Eagle vs Shark's worldwide gross is $US1,298,037.[11] In the US it opened on 15 June 2007 on three screens (one in New York City, two in Los Angeles) grossing $US20,361 in its opening weekend.[11] This was preceded by a series of free screenings, some with a Q&A with Taika Waititi and Loren Horsley, in certain cities to gain a word of mouth buzz.[3]

Home media[edit]

Eagle vs Shark was released 8 January 2008 on DVD. Bonus features include a commentary by director Taika Waititi, outtakes, deleted scenes with optional commentary, and The Phoenix Foundation music video "Going Fishing".

References[edit]

  1. ^ a b c "Eagle vs Shark Production Notes" (Press release). New Zealand Film Commission. Archived from the original on 1 July 2010. Retrieved 1 July 2010. 
  2. ^ Roberts, Sheila (2007). "Eagle vs Shark Loren Horsley, Taika Waititi Interview". MoviesOnline. Archived from the original on 1 July 2010. Retrieved 1 July 2010.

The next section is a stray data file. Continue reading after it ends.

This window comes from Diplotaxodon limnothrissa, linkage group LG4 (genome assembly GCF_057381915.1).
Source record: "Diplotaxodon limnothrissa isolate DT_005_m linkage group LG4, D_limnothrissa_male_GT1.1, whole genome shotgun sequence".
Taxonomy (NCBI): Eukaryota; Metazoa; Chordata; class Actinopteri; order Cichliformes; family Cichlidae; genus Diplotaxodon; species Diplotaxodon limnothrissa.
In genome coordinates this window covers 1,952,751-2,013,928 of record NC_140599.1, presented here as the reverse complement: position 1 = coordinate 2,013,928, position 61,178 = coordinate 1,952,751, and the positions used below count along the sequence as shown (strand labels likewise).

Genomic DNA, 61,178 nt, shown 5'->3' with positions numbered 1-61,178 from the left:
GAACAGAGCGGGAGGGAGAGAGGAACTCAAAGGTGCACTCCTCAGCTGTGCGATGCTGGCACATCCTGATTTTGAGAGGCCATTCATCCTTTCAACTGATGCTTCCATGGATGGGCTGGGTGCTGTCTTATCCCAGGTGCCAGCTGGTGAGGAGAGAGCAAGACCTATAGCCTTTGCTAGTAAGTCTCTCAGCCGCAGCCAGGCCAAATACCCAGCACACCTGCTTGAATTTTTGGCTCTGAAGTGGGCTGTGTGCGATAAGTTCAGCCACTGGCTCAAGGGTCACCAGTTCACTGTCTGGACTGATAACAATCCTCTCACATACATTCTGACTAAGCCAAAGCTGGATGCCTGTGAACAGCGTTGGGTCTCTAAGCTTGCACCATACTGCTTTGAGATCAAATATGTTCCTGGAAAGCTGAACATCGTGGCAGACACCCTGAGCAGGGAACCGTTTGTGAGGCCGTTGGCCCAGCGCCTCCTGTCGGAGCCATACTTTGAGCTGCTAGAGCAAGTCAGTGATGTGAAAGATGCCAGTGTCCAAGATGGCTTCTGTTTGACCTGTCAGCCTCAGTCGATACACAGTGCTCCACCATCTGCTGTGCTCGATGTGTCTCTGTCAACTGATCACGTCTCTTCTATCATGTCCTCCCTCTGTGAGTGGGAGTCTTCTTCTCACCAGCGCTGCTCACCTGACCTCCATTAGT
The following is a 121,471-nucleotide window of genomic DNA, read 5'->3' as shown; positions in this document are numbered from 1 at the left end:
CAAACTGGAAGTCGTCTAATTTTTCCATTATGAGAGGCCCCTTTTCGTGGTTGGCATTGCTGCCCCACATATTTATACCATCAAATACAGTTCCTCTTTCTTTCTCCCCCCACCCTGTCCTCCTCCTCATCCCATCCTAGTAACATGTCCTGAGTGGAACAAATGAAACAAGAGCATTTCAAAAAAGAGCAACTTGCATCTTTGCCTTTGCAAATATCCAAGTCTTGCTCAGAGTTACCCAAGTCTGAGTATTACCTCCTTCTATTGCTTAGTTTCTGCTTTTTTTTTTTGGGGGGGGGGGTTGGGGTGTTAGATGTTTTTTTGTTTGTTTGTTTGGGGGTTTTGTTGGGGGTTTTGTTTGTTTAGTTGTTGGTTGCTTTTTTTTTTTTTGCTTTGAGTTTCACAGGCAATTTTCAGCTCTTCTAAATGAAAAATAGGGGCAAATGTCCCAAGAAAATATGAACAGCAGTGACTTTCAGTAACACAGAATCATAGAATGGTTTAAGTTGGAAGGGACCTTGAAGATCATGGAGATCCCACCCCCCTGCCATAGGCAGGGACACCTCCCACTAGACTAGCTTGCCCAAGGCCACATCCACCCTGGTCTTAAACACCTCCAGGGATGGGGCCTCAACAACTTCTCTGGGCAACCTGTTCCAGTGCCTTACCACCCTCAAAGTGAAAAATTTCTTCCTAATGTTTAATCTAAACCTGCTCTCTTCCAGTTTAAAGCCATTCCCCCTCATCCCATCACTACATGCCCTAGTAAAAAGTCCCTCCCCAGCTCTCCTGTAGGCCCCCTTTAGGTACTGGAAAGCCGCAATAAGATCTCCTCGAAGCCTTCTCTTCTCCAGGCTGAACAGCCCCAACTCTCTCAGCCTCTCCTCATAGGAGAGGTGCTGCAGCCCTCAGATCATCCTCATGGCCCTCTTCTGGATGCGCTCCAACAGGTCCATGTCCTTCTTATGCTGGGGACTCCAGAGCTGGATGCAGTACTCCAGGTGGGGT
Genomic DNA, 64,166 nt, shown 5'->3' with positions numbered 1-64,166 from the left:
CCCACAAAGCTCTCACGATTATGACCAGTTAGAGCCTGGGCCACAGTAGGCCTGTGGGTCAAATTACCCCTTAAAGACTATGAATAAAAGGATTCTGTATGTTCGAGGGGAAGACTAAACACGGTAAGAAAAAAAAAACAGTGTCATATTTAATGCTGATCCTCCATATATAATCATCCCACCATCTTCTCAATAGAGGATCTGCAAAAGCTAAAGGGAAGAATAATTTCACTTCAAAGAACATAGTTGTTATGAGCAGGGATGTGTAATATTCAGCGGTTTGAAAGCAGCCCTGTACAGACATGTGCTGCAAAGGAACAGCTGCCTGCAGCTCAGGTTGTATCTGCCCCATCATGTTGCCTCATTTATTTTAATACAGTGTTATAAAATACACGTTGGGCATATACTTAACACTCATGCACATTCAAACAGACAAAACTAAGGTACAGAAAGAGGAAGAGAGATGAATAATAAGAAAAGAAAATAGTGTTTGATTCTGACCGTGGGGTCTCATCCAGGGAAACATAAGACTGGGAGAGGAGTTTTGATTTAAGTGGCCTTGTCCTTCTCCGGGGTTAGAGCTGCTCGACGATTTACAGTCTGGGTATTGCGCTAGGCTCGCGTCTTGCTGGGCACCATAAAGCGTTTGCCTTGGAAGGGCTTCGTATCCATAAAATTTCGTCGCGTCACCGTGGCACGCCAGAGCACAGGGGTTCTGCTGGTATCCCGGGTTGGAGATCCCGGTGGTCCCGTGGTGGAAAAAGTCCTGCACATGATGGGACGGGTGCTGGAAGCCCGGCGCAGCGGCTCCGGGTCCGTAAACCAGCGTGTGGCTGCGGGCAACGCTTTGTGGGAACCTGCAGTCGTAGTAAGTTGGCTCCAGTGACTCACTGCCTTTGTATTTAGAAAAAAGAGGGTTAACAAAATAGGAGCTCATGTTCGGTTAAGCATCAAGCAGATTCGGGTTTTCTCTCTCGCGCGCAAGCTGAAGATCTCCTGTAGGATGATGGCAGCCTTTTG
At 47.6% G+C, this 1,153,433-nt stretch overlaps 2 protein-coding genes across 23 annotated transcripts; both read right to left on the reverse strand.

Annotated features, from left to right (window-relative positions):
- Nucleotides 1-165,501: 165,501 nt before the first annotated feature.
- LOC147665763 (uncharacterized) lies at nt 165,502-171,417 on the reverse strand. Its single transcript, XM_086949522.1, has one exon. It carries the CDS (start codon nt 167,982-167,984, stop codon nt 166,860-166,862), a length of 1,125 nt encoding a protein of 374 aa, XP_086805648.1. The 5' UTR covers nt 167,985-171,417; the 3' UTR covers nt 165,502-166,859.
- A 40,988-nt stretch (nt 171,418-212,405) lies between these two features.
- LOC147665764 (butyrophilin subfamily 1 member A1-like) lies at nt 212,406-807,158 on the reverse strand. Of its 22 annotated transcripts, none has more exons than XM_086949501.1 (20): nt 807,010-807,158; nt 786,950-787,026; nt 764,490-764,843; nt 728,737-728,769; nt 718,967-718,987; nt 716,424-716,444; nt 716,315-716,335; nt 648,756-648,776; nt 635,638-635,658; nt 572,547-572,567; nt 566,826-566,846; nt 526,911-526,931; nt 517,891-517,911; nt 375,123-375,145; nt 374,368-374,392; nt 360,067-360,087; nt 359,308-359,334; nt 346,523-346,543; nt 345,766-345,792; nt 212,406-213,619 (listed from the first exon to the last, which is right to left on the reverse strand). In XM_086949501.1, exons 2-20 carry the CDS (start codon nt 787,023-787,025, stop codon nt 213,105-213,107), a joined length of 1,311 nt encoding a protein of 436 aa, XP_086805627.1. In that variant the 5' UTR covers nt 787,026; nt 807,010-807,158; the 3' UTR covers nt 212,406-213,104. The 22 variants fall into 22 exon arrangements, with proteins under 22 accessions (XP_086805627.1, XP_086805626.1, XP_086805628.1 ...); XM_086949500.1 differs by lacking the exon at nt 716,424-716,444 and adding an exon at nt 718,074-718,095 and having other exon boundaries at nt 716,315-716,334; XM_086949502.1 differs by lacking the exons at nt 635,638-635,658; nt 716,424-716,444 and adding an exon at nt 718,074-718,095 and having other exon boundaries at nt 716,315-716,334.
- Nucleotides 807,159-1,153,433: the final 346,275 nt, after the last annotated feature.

3. ^ a b Goldsmith, Jeff (16 June 2007). "Eagle vs Shark Q&A". Creative Screenwriting Magazine. Archived from the original on 1 July 2010. Retrieved 1 July 2010. 
  4. ^ Ross, Matthew (17 January 2007). "Taika Waititi". Variety. Archived from the original on 1 July 2010. Retrieved 1 July 2010. 
  5. ^ lolly (4 June 2007). "Eagle vs Shark Poster Contest". DeviantArt. Retrieved 1 July 2010. 
  6. ^ lolly (30 June 2007). "Eagle Vs Shark Poster Contest Winners!". DeviantArt. Retrieved 1 July 2010. 
  7. ^ "Eagle vs. Shark reviews". Metacritic. Retrieved 1 July 2010. 
  8. ^ a b "Eagle Vs. Shark (2007)". Rotten Tomatoes. Retrieved 11 December 2010. 
  9. ^ Morgenstern, Joe (15 June 2007). "Kiwi Comedy 'Eagle vs Shark' Is Endearing, Odd". The Wall Street Journal. Archived from the original on 1 July 2010. Retrieved 1 July 2010. 
  10. ^ Ridley, Jim (5 June 2007). "Eagle vs. Shark". The Village Voice. Archived from the original on 1 July 2010. Retrieved 1 July 2010. 
  11. ^ a b "Eagle Vs. Shark (2007)". Box Office Mojo. Retrieved 1 July 2010. 

External links[edit]